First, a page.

Tomorrow morning, I will vote Yes in the Referendum.
This is for two main reasons, that the fiscal limits make sense for countries to adopt in the context of a single currency, and that we almost certainly will need funding from an international fund, and that the European Stability Mechanism provides the best opportunity for this.
With a transnational currency, there have to be certain constraints on government deficits to prevent contagion from one country to another. These constraints do not mandate further austerity.
In the short term, we are in a program managed by the Troika of the European Commission, the European Central Bank (ECB) and the International Monetary Fund (IMF). They are lending us money to fund our government’s current inability to borrow on international markets. The restrictions on the government’s spending, mandating a combination of spending cuts and tax increases, are from the Troika, rather than any requirements of our euro membership. As things are, the state spends much more than it takes in, a gap that will have to be filled, but in a managed way in the hope of ensuring stability.
Balanced budgets in the long run are not the same thing as austerity. A balanced budget, or rather a deficit limit in this case, is about limiting the difference between the state’s income and expenditure. These concepts are explained in this video, produced two nights ago by friends of mine.
Governments can maintain both balanced budgets and relatively high levels of public spending, if they make that political choice. The Nordic countries have for years maintained both.
This Treaty was not designed with the Irish case in particular in mind. It was more focused on the case of Greece, which did overspend. So I accept the case of those who say that it would not have prevented the excessive spending here in the 2000s. That is not a reason to vote No. We need a currency that’s viable, and that means ensuring that a country like Greece could not put others at risk through its spending decisions.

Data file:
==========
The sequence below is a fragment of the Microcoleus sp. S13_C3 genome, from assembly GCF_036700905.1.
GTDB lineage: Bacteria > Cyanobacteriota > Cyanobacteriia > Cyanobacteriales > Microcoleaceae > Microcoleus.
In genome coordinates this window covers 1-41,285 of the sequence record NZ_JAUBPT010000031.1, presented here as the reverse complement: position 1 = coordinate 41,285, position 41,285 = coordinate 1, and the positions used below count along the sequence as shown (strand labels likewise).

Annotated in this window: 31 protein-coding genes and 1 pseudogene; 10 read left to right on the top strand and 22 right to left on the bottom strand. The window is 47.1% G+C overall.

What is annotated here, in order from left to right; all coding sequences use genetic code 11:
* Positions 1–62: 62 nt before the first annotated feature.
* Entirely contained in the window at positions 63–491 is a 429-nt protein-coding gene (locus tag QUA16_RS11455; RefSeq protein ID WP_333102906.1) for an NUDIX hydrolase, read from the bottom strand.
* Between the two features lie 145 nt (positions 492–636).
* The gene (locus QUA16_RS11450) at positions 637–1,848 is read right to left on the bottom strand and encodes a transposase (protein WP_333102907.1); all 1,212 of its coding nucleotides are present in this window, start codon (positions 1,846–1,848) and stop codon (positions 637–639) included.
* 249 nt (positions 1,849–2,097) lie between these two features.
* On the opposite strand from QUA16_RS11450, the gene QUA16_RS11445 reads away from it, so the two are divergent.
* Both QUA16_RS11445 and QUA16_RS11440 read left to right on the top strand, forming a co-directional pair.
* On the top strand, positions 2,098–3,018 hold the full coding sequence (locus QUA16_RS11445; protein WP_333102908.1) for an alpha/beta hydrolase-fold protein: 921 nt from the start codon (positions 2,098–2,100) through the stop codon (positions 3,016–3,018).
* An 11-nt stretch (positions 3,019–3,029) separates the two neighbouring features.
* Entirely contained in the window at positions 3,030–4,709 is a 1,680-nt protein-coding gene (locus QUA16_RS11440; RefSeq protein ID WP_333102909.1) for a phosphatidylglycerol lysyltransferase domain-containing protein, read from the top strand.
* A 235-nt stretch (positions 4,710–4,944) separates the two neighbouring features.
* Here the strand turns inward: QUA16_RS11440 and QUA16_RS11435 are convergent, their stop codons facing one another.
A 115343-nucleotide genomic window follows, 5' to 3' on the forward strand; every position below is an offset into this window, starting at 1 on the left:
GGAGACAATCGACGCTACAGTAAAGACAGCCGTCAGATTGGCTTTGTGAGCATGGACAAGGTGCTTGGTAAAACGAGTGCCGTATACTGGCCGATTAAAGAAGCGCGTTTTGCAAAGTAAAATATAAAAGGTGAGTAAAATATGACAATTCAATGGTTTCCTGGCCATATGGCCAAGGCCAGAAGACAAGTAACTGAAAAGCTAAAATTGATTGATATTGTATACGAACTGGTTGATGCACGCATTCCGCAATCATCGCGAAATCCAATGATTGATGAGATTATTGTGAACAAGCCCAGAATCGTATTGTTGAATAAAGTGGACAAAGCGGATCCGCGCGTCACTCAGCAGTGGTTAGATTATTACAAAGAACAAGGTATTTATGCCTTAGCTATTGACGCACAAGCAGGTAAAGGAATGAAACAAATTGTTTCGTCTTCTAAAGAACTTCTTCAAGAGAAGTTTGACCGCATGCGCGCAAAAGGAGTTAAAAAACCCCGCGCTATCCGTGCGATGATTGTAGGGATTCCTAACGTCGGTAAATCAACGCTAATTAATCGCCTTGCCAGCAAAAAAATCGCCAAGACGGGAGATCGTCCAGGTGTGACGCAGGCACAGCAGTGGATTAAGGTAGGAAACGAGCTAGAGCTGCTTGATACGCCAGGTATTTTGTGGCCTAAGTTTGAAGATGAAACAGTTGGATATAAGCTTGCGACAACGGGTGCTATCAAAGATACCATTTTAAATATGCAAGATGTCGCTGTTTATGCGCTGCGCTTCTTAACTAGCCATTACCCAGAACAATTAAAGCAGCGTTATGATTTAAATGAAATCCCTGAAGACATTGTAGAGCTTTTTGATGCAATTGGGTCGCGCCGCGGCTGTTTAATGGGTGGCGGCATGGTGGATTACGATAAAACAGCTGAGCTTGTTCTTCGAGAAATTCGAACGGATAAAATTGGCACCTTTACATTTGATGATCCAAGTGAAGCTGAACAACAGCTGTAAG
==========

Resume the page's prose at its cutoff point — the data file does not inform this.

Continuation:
I would like to see rules put in place to prevent governments within the euro area insuring debtors, rather than just depositors. What happened in September 2008 should not have happened, and the banks should not have been allowed to expect for that to have been on the table. But justified anger at this decision, and at the manner in which the European Central Bank is slow to reduce the amount to be repaid is not a good enough reason to reject this treaty.
We have no reason to expect that there would be a better deal on banking debt on offer before the end of the year on offer if we vote No. The very fact that it can come into force with 12 countries means that it was set up in a manner which allowed countries to opt out.
We will probably need funding. The best way to be sure of that is to vote for the Treaty. There is no way it could be easier or cheaper to get funding, whether from the IMF or if in some manner by a late entry to the ESM, than by passing this Treaty now. To quote from the preamble to the Stability Treaty,
STRESSING the importance of the Treaty establishing the European Stability Mechanism as an element of the global strategy to strengthen the economic and monetary union and POINTING OUT that the granting of financial assistance in the framework of new programmes under the European Stability Mechanism will be conditional, as of 1 March 2013, on the ratification of this Treaty by the Contracting Party concerned…
A post yesterday I read yesterday outlined the options we’d have for funding were we to vote No. None of them are appealing.